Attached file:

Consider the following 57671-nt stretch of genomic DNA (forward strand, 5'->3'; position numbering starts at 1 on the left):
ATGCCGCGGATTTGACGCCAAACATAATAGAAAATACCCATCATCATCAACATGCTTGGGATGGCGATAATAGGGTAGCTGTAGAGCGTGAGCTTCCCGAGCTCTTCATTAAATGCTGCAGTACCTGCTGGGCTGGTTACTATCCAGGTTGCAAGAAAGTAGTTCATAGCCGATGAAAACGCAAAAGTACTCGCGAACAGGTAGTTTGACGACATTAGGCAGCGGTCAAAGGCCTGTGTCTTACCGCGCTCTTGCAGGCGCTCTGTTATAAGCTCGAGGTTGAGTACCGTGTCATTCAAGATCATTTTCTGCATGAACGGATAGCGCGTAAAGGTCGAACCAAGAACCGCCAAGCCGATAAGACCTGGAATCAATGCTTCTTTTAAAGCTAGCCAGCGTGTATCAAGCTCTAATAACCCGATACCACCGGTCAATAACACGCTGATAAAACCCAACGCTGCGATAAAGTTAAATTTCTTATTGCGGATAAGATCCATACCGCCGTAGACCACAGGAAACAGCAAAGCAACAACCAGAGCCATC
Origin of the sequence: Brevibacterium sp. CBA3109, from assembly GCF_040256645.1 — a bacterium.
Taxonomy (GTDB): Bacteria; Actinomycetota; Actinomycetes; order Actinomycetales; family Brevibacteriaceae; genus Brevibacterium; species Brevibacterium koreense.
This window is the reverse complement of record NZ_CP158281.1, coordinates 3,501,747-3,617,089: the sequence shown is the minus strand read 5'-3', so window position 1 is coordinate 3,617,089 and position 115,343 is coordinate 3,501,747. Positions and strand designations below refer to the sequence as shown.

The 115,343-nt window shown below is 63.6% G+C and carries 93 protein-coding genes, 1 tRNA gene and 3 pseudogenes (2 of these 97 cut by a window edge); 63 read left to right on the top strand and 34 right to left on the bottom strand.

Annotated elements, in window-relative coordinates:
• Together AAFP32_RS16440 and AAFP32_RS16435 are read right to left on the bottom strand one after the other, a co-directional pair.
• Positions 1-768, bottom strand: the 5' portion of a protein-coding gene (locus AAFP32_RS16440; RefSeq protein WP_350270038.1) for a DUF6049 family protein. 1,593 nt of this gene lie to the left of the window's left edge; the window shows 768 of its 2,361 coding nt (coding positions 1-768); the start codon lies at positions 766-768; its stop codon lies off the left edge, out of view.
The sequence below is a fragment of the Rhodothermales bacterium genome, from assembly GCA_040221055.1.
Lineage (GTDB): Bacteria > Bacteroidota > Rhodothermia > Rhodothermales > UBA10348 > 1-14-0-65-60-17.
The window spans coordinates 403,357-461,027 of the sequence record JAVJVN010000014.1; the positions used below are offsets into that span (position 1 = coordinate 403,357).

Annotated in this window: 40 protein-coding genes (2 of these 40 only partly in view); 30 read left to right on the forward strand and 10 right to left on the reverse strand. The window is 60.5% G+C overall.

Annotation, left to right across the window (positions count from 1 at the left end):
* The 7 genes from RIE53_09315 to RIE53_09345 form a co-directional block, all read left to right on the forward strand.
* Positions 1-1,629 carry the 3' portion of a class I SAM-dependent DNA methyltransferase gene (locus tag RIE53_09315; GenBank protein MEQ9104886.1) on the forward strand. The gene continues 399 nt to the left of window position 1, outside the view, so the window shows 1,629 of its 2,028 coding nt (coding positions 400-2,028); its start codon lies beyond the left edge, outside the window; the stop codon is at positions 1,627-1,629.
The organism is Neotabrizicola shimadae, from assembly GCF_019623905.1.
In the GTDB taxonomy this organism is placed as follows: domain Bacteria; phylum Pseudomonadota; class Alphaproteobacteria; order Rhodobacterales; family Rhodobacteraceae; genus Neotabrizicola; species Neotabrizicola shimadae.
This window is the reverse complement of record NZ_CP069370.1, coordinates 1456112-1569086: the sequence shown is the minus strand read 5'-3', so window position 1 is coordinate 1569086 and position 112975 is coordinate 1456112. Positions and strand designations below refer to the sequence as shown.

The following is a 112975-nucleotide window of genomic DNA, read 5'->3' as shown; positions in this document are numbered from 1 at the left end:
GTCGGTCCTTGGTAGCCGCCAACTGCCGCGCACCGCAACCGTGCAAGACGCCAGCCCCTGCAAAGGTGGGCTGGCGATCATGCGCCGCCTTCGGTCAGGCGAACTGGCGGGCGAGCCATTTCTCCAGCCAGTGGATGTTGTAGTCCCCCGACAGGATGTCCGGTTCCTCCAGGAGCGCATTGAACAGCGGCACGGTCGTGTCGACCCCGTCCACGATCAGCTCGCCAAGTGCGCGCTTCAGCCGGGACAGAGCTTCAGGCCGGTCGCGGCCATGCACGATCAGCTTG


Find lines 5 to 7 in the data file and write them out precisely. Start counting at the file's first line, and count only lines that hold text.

This window is the reverse complement of record NZ_CP158281.1, coordinates 3,501,747-3,617,089: the sequence shown is the minus strand read 5'-3', so window position 1 is coordinate 3,617,089 and position 115,343 is coordinate 3,501,747. Positions and strand designations below refer to the sequence as shown.

The 115,343-nt window shown below is 63.6% G+C and carries 93 protein-coding genes, 1 tRNA gene and 3 pseudogenes (2 of these 97 cut by a window edge); 63 read left to right on the top strand and 34 right to left on the bottom strand.

Annotated elements, in window-relative coordinates: